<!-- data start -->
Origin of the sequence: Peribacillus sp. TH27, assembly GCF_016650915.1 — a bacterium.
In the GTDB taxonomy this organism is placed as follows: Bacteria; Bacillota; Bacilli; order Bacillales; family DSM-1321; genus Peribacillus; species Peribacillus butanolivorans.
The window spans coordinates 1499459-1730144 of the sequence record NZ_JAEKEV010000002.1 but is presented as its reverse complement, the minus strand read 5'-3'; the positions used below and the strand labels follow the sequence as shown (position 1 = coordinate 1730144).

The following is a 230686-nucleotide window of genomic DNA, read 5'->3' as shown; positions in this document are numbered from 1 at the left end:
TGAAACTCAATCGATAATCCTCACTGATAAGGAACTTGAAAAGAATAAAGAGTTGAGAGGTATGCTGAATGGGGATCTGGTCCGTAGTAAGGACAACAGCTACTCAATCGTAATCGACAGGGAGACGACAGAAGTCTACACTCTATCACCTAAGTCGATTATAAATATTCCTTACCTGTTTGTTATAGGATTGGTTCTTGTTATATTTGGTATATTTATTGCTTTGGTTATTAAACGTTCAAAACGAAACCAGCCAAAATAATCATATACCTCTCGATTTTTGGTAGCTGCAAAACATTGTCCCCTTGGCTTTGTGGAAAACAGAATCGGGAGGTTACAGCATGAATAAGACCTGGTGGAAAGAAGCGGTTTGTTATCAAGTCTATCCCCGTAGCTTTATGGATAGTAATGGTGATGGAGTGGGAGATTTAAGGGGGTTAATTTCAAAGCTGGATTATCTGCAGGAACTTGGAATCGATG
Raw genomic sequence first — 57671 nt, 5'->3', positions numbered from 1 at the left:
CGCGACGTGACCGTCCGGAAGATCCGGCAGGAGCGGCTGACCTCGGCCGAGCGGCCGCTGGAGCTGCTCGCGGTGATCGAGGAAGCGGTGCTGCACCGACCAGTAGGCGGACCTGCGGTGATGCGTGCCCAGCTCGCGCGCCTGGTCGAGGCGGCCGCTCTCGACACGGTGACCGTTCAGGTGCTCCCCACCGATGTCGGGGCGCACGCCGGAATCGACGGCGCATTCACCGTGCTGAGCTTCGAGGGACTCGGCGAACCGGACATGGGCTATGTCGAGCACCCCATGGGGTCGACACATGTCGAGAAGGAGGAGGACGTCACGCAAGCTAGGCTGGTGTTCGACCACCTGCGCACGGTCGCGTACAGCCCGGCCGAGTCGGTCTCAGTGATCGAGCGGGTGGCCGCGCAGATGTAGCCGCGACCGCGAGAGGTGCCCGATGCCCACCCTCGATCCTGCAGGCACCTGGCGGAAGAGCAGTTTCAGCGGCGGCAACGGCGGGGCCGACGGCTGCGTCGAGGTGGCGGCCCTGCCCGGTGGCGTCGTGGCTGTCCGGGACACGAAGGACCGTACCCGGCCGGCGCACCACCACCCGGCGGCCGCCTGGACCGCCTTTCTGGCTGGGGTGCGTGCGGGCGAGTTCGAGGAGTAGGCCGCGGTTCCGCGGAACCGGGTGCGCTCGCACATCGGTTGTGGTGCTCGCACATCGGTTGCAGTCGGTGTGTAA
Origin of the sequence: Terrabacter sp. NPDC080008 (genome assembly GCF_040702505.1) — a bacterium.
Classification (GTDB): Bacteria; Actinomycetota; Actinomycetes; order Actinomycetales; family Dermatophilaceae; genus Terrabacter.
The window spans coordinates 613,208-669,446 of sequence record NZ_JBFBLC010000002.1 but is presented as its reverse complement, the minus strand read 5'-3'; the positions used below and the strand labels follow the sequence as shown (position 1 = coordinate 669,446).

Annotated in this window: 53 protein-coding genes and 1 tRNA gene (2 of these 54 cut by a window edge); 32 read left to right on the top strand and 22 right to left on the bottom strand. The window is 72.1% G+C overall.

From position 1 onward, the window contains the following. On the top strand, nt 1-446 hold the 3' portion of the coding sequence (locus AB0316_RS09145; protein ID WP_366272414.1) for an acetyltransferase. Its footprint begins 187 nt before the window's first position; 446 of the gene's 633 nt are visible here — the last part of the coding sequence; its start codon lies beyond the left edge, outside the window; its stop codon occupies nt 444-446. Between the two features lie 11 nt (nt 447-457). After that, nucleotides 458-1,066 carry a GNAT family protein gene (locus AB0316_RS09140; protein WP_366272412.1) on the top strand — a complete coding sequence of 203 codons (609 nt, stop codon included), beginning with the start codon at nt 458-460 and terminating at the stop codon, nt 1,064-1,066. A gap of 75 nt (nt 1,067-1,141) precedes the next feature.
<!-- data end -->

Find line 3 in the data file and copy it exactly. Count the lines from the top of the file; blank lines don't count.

The window spans coordinates 1499459-1730144 of the sequence record NZ_JAEKEV010000002.1 but is presented as its reverse complement, the minus strand read 5'-3'; the positions used below and the strand labels follow the sequence as shown (position 1 = coordinate 1730144).